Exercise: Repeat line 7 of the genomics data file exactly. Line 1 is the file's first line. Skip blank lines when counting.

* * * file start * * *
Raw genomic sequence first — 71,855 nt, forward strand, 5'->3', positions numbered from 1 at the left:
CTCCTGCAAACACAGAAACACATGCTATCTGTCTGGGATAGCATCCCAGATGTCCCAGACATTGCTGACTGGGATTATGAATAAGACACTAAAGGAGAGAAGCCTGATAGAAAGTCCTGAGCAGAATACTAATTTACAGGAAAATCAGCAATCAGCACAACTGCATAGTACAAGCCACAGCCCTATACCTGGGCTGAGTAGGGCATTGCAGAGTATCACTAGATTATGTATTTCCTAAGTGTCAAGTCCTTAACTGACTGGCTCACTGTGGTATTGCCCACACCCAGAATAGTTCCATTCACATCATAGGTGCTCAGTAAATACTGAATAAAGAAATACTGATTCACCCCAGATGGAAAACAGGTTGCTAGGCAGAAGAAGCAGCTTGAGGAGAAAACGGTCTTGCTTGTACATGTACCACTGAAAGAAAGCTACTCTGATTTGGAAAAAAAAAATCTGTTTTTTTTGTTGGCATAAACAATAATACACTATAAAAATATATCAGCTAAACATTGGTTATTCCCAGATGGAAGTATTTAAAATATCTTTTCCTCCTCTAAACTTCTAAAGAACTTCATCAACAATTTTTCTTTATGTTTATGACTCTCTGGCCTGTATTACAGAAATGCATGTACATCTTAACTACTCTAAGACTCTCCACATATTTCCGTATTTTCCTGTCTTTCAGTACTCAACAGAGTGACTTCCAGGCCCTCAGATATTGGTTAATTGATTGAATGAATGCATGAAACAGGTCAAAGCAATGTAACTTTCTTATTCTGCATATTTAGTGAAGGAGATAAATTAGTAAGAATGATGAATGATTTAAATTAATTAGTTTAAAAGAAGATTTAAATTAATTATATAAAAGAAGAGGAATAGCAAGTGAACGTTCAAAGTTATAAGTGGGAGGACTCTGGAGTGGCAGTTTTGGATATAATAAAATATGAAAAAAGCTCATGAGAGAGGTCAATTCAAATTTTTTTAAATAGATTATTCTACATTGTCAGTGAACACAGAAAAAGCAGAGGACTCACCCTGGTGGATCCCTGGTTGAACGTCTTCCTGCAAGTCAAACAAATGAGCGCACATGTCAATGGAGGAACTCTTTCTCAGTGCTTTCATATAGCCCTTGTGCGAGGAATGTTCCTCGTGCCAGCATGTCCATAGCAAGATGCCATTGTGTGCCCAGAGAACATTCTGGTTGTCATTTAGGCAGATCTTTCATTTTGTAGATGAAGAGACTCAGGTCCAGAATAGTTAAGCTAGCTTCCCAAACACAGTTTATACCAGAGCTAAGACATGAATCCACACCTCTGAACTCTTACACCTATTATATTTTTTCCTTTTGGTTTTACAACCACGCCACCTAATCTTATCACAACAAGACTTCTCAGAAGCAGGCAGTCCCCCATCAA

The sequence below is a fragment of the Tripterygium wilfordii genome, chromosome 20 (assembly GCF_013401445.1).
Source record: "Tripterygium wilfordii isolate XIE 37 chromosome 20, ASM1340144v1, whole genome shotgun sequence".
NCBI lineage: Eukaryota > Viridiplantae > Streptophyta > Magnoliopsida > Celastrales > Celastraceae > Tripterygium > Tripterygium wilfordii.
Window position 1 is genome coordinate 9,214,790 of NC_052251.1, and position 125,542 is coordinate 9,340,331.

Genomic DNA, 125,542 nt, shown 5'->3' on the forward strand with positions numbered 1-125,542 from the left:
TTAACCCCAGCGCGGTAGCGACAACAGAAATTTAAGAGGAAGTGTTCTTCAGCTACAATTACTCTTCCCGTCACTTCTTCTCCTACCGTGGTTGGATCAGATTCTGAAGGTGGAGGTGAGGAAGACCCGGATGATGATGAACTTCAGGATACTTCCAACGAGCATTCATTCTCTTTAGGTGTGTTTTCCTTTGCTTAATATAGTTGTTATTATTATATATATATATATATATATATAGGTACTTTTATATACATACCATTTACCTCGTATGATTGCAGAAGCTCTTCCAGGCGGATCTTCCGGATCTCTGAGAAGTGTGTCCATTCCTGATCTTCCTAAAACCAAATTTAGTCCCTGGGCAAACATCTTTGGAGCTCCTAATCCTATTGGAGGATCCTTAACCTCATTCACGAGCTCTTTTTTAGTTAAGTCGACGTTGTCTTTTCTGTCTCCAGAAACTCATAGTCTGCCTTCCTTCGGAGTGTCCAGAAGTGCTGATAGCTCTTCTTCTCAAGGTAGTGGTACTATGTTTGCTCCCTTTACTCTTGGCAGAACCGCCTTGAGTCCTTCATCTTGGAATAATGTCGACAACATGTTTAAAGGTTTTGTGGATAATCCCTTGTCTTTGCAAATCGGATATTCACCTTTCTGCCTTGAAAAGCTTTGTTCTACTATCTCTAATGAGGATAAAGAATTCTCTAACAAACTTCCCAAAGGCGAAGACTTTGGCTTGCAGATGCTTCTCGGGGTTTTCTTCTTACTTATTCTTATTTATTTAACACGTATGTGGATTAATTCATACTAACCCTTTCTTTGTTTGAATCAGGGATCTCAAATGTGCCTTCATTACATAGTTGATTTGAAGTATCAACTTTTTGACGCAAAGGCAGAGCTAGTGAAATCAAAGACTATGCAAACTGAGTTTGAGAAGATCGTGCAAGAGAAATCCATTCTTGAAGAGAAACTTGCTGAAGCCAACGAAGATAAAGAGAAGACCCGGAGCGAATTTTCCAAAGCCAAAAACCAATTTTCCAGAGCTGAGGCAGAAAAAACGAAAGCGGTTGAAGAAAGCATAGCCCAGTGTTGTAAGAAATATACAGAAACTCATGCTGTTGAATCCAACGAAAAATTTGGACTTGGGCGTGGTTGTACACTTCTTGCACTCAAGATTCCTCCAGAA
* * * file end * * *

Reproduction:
Genomic DNA, 125,542 nt, shown 5'->3' on the forward strand with positions numbered 1-125,542 from the left: